SCOTTISH Sea Farms is receiving £1.3 million from Scottish Enterprise to boost its £18.3m drive in research and development intended to bring in more humane and greener practices at its operations throughout Scotland.
Introducing humane slaughter at the company’s processing plants in Scalloway and Oban is one of five prongs to its developmental strategy.
According to the firm, which has 15 farms in Shetland as well as the plant in Scalloway, the total investment of £18.3 million will accelerate both the innovative work and the anticipated benefits.
The “pioneering work” is intended to further enhance fish welfare and go beyond compliance with regards to protecting the environment.
Scottish Sea Farms’ managing director Jim Gallagher said: “Researching and developing new approaches and technologies is key to ensuring that we continue raising the healthiest fish in the most responsible but also the most environmentally sustainable way, and this latest £18.3 million investment aims to advance our work in both areas.
“The £1.28 million support from Scottish Enterprise means that we will be able to do more of this planned R&D [research and development] even sooner, accelerating both the innovation and the anticipated benefits for fish health and welfare and for the environment.”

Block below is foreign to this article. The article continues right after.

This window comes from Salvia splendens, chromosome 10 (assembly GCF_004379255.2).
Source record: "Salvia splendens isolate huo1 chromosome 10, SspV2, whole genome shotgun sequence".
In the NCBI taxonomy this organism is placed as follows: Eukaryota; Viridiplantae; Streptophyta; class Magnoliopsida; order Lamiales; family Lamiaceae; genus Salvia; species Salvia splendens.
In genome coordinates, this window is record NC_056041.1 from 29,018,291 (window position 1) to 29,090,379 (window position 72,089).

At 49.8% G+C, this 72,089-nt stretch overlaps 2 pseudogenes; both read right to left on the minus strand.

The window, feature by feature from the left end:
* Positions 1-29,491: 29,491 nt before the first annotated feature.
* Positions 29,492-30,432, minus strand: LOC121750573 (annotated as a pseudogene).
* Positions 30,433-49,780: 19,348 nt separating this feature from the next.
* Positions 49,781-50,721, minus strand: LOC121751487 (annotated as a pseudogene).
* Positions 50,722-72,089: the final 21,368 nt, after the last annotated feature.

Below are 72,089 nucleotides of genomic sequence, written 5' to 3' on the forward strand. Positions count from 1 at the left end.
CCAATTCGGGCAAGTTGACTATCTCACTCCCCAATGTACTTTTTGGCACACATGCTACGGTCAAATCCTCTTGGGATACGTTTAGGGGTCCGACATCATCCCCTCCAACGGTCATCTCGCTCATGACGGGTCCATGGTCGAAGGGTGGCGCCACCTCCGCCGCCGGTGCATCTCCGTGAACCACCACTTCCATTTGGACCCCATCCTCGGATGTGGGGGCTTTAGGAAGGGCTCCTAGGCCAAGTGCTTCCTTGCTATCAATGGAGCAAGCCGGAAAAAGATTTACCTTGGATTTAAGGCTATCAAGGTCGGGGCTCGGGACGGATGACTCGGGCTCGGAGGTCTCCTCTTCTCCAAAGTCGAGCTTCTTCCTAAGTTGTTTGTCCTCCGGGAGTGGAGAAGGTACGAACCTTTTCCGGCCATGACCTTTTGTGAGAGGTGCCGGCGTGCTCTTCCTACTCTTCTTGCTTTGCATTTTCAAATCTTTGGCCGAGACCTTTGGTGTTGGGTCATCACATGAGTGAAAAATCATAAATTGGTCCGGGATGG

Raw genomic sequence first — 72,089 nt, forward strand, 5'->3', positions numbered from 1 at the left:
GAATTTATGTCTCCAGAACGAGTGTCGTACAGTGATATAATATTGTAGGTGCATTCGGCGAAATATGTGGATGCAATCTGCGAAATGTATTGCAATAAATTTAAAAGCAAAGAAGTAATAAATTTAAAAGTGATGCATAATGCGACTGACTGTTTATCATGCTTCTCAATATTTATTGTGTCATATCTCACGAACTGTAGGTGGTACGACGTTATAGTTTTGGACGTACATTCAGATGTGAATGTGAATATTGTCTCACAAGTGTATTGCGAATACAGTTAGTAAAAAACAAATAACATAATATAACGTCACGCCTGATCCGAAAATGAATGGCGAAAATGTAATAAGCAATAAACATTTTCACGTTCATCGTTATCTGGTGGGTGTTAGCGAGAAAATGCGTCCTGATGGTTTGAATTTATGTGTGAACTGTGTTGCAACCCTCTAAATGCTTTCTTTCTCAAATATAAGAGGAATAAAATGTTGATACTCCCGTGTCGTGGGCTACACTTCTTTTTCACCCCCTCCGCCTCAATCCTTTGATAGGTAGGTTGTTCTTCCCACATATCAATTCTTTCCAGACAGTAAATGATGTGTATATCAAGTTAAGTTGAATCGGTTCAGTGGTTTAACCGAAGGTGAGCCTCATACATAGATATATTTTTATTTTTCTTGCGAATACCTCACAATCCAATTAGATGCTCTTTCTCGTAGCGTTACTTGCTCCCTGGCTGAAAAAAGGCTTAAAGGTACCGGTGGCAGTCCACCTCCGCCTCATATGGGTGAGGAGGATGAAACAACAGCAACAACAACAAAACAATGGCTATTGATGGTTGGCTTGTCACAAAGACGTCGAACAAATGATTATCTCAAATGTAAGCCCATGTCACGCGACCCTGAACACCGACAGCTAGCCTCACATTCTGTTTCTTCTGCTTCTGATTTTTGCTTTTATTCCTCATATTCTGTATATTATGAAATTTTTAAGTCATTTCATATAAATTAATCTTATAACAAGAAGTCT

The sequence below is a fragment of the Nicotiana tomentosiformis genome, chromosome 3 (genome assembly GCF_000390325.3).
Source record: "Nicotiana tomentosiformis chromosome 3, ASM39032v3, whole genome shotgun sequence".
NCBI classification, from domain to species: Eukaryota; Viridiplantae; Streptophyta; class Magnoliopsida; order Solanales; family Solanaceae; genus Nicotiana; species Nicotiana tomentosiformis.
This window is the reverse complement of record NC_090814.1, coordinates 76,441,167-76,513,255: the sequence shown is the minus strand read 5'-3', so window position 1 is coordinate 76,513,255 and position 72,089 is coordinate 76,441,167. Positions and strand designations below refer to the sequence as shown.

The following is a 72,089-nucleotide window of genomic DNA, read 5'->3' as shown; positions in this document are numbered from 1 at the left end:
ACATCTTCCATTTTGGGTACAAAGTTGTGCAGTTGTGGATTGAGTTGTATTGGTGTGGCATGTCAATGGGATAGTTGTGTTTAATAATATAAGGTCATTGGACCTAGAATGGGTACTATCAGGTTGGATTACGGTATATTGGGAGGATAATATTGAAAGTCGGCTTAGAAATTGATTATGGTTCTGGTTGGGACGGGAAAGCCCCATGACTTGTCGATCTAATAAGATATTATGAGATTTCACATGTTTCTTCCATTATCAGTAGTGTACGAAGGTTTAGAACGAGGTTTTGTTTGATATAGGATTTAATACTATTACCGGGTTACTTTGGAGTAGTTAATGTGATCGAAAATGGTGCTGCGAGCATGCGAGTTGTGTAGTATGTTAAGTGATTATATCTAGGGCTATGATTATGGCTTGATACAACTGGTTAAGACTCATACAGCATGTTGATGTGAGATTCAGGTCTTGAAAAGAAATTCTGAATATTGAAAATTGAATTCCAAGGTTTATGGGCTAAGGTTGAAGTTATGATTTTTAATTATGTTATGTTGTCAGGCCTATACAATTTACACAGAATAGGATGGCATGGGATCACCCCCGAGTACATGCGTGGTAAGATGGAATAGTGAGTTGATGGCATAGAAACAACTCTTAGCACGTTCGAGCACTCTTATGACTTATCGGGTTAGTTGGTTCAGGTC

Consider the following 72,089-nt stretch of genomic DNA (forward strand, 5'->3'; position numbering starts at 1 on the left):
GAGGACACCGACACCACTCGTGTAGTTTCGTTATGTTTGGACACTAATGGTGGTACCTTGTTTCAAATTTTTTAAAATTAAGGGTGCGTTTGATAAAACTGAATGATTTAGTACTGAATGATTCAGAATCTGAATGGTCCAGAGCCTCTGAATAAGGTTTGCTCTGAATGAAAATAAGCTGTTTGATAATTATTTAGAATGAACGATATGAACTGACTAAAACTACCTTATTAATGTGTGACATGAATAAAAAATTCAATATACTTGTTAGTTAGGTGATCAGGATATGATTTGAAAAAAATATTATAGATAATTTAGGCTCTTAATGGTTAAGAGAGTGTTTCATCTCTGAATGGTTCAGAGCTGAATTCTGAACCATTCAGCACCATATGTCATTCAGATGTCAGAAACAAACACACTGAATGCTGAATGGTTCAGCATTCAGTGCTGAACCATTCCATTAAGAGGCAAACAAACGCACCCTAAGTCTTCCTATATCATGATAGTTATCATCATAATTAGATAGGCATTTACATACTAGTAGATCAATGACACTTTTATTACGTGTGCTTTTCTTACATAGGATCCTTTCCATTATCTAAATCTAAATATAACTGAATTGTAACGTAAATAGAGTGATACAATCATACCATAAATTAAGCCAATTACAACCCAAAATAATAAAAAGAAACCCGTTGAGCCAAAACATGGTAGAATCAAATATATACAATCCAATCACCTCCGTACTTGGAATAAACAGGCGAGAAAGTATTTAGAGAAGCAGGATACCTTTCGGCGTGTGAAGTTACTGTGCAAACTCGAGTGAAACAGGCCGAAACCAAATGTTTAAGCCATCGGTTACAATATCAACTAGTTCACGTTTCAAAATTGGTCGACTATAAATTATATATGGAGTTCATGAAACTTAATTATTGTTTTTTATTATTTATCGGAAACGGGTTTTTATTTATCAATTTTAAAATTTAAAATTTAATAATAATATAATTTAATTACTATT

The money will also be spent on:
- Establishing the conditions for optimum fish health and welfare at Scottish Sea Farms’ new £48m hatchery at Barcaldine in Argyll, set to open in 2019
- Harvesting wind and wave energy at more exposed farms to reduce reliance on fuel
- Recycling a greater proportion of by-products to minimise waste
- Capturing and analysing data in the ongoing drive to increase knowledge and understanding.
The Scalloway factory will also benefit from reduced waste output with the capturing of “pure” by-products like blood and offal going to petfood or other uses.
A trial of renewable power generation, meanwhile, is underway at one of Scottish Sea Farms’ Shetland sites. The technology used is a newly developed MANTA device which has the “potential to power five homes” in optimal conditions.
An electro stunning system is also being developed by Dingwall based Ace Aquatec at Scalloway that is intended to put the fish in “as relaxed a state as possible” before they are killed.
According to Scottish Sea Farms the intention is to put the fish farming industry on the same footing as land based husbandry when it comes to slaughter standards and visits to Scalloway by the RSPCA and Freedom Foods have resulted in positive feedback.
Kirsteen Binnie, who guides Scottish Enterprise’s engagement with the industry, said: “Scottish Sea Farms is already a national success story, employing more than 430 people across the country. Its hunger to farm evermore responsibly is driving forward this latest project – the first of its kind in the sector – which will not only create a state-of-the-art new hatchery in Barcaldine and create new jobs in Scotland, but also reinforces our strong, innovative and forward-thinking food and drink sector.
“We have worked intensively with the company since 2010, helping it deliver innovation, business improvements and international activity. During this time, we’ve seen it grow to become the second largest salmon producer in the UK. With this latest support, Scottish Sea Farms can continue to go from strength to strength and deliver its future ambition.”